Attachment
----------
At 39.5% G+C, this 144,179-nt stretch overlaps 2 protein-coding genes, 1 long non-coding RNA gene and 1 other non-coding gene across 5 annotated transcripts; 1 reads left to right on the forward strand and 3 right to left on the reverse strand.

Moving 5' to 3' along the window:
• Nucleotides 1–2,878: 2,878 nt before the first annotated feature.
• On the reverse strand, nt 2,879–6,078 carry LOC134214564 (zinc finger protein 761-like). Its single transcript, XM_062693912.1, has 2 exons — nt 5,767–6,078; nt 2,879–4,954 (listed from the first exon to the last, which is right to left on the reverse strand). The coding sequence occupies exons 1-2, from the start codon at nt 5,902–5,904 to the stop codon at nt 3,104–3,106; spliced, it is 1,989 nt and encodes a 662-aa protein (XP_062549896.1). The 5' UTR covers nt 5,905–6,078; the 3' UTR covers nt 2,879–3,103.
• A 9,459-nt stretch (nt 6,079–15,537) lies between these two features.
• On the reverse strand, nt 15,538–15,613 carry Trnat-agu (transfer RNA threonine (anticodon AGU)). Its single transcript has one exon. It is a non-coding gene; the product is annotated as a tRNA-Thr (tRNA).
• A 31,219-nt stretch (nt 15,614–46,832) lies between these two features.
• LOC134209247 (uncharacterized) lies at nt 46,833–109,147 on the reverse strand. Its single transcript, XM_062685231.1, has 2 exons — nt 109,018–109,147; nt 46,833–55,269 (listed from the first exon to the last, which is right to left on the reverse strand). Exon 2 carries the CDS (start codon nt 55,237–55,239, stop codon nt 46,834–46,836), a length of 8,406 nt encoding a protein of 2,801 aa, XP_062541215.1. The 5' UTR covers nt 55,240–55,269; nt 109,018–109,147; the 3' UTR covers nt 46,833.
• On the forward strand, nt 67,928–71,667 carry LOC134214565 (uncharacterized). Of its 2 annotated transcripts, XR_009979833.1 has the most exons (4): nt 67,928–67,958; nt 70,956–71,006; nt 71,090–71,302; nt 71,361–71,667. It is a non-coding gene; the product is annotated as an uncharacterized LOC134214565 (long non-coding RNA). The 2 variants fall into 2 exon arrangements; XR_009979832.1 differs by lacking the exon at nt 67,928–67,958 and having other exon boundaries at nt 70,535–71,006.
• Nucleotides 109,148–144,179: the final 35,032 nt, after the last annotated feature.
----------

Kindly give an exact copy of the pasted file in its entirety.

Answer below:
At 39.5% G+C, this 144,179-nt stretch overlaps 2 protein-coding genes, 1 long non-coding RNA gene and 1 other non-coding gene across 5 annotated transcripts; 1 reads left to right on the forward strand and 3 right to left on the reverse strand.

Moving 5' to 3' along the window:
• Nucleotides 1–2,878: 2,878 nt before the first annotated feature.
• On the reverse strand, nt 2,879–6,078 carry LOC134214564 (zinc finger protein 761-like). Its single transcript, XM_062693912.1, has 2 exons — nt 5,767–6,078; nt 2,879–4,954 (listed from the first exon to the last, which is right to left on the reverse strand). The coding sequence occupies exons 1-2, from the start codon at nt 5,902–5,904 to the stop codon at nt 3,104–3,106; spliced, it is 1,989 nt and encodes a 662-aa protein (XP_062549896.1). The 5' UTR covers nt 5,905–6,078; the 3' UTR covers nt 2,879–3,103.
• A 9,459-nt stretch (nt 6,079–15,537) lies between these two features.
• On the reverse strand, nt 15,538–15,613 carry Trnat-agu (transfer RNA threonine (anticodon AGU)). Its single transcript has one exon. It is a non-coding gene; the product is annotated as a tRNA-Thr (tRNA).
• A 31,219-nt stretch (nt 15,614–46,832) lies between these two features.
• LOC134209247 (uncharacterized) lies at nt 46,833–109,147 on the reverse strand. Its single transcript, XM_062685231.1, has 2 exons — nt 109,018–109,147; nt 46,833–55,269 (listed from the first exon to the last, which is right to left on the reverse strand). Exon 2 carries the CDS (start codon nt 55,237–55,239, stop codon nt 46,834–46,836), a length of 8,406 nt encoding a protein of 2,801 aa, XP_062541215.1. The 5' UTR covers nt 55,240–55,269; nt 109,018–109,147; the 3' UTR covers nt 46,833.
• On the forward strand, nt 67,928–71,667 carry LOC134214565 (uncharacterized). Of its 2 annotated transcripts, XR_009979833.1 has the most exons (4): nt 67,928–67,958; nt 70,956–71,006; nt 71,090–71,302; nt 71,361–71,667. It is a non-coding gene; the product is annotated as an uncharacterized LOC134214565 (long non-coding RNA). The 2 variants fall into 2 exon arrangements; XR_009979832.1 differs by lacking the exon at nt 67,928–67,958 and having other exon boundaries at nt 70,535–71,006.
• Nucleotides 109,148–144,179: the final 35,032 nt, after the last annotated feature.